PRISON COUNT: A Maryland law that counts prison inmates as residents of where they last lived is going to delay when lawmakers will see updated census numbers for the purpose of redrawing legislative districts, according to an AP story in the Daily Record.

DIVERSION SUSPENDED: The Maryland Department of Public Safety and Correctional Services has suspended its diversion programs for troubled youths. Don Markus of the Post writes that officials say this isn’t related to an episode of an A&E series that showed an inmate at Jessup throw a teenager into a bathroom to show what happens behind bars.

NEW DJS HEAD: A 35-year-old former prosecutor and juvenile justice official from Virginia has been tapped by O’Malley to take over Maryland’s troubled Department of Juvenile Services, which is reeling from the slaying of a teacher last year and revelations of more than $170 million in unsanctioned contracts, writes Julie Bykowicz for the Sun.

SO MD DETENTION: Southern Maryland juveniles who have found themselves behind bars at detention centers around the state could end up serving time closer to home. The state presented to the Charles County commissioners a plan to build a juvenile detention facility in Nanjemoy, writes Meredith Somers of

CHESS MATCH: Scarcely had they arrived for the 2011 session last month when state lawmakers launched this year’s edition of a young legislative tradition: the bipartisan, inter-cameral chess tournament. Matches over the next six weeks will determine champions from each chamber, who will face off in the final, the Sun’s Annie Linskey writes.

CHRISTIE REDUX: If you didn’t get a chance to read the various posts from Friday’s State Roundup on the match between New Jersey Gov. Chris Christie, and Gov. O’Malley, who spared public workers from cuts to their pensions, the Washington Examiner’s Hayley Petersen offers a concise wrapup.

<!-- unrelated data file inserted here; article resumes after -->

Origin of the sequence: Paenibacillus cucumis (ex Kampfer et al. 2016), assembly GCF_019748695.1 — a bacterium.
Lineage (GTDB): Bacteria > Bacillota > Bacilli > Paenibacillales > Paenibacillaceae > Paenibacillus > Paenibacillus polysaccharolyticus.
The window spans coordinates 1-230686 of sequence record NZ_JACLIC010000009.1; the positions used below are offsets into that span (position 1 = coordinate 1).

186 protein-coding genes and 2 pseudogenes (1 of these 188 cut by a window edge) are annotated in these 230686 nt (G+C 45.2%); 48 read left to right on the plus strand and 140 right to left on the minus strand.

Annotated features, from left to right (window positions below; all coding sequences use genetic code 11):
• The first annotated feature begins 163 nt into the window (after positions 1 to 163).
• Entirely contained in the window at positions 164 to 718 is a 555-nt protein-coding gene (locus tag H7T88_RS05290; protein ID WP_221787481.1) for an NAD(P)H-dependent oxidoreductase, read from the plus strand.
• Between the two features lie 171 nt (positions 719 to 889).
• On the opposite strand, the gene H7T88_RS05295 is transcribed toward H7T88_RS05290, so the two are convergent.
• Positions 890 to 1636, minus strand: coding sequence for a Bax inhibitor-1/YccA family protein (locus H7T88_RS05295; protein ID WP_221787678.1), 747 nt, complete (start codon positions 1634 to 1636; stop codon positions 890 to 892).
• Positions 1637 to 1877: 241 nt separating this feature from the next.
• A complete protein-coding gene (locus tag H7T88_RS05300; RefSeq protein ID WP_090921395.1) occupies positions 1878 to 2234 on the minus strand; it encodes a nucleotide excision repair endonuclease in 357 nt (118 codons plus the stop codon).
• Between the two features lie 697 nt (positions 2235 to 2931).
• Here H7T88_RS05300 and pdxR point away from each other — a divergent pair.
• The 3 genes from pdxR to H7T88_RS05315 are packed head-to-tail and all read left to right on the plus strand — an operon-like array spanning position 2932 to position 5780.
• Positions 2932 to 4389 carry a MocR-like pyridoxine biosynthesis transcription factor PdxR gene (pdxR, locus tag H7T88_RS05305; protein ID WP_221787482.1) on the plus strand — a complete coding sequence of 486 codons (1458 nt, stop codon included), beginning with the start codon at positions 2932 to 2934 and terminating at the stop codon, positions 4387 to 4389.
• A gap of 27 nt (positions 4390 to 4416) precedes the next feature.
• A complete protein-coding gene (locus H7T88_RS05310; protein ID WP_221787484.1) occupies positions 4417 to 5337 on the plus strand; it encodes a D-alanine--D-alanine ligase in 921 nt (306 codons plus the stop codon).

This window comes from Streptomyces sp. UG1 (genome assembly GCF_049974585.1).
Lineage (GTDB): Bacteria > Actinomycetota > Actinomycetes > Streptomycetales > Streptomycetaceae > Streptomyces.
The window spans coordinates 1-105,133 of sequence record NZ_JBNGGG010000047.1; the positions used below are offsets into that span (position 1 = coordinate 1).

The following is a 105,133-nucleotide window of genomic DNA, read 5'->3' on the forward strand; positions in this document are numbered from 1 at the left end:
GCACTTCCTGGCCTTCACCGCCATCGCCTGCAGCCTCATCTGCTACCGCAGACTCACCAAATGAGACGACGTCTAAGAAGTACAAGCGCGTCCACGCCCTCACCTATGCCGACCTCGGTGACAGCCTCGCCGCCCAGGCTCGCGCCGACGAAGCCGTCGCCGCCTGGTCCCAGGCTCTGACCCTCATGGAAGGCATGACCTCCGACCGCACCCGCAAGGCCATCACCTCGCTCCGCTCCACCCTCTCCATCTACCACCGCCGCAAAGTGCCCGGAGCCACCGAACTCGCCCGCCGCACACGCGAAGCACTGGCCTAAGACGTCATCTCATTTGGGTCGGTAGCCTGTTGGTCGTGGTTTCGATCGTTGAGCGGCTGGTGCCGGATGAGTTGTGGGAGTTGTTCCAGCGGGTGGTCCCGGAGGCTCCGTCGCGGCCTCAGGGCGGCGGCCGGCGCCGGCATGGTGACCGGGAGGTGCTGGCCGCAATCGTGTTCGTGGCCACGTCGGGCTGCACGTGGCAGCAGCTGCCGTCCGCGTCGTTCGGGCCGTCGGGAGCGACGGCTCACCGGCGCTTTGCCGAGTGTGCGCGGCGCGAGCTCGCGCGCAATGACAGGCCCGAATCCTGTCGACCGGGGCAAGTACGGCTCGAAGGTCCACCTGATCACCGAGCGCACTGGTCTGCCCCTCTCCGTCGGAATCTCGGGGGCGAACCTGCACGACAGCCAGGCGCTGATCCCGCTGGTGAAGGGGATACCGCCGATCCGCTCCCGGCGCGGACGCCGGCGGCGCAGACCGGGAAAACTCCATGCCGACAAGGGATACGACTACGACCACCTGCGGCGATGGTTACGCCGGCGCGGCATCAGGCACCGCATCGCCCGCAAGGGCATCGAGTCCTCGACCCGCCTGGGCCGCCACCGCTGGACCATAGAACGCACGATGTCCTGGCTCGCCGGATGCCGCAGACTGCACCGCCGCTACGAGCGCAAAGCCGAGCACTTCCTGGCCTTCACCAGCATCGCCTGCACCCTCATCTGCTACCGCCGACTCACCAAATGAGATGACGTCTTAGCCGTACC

END OF CIVILITY: As we gear up for the next round of elections, writes Don Kornreich for the Frederick News Post Opinion page, expect our politicians’ recent attempt at civility to fall away.

OUTAGE COSTS: C. Benjamin Ford of the Gazette writes that a Montgomery County advisory panel is surveying businesses, trying to estimate how much Pepco’s outages have cost them.

GENERATOR SALES: Home generator sales are booming in the Pepco service area, reports Steve Hendrix of the Post.

CURRIE LAWYERS ASK: Lawyers for state Sen. Ulysses Currie last week asked a federal judge to order the government to establish a “taint team” to allow them to search the contents of nine Shoppers Food & Pharmacy computers the government obtained during its political corruption investigation, reports Ben Mook for the Daily Record.

MO CO ED FUNDING: Hayley Petersen of the Washington Examiner writes that for every $1 in education funding that Maryland gives to Montgomery County, 76 cents goes to classroom expenses, while 24 cents pays for a generous package of teacher pension benefits. On the other hand, Prince George’s County pays out 87 cents of every state education dollar to teaching students and 13 cents to teacher pension benefits.

ILLEGALS DETERRED: If the purpose of the federal 287(g) program is to drive illegal immigrants into more welcoming jurisdictions, it appears to be working. Just look at Frederick County, writes the Frederick News Post editorial board.

BLAKE FOES ON VISION: Challengers says Baltimore Mayor Stephanie Rawlings-Blake lacks vision to move the city forward, writes Julie Scharper for the Sun.

One person who won’t be joining the growing group of people to run against Rawlings-Blake is Kweisi Mfume, writes Investigative Voice.

GRASSROOTS OR ASTROTURF: A public relations firm with close ties to the O’Malley administration has also been helping a speed camera company get a larger chunk of business in Baltimore County, where close ties began when one of its principals worked for former County Exec Jim Smith, writes Bryan Sears of The company gets 81 cents on the dollar of every fine collected.

County officials say they will exercise a one-year renewal of a contract with the speed camera vendor rather than rebid the contract, Sears reports in a separate article.

About The Author

Cynthia Prairie

Contributing Editor Cynthia Prairie has been a newspaper editor since 1979, when she began working at The Raleigh Times. Since then, she has worked for The Baltimore News American, The Chicago Sun-Times, The Prince George’s Journal and Baltimore County newspapers in the Patuxent Publishing chain, including overseeing The Jeffersonian when it was a two-day a week business publication. Cynthia has won numerous state awards, including the Maryland State Bar Association’s Gavel Award. Besides compiling and editing the daily State Roundup, she runs her own online newspaper, The Chester Telegraph. If you have additional questions or comments contact Cynthia at: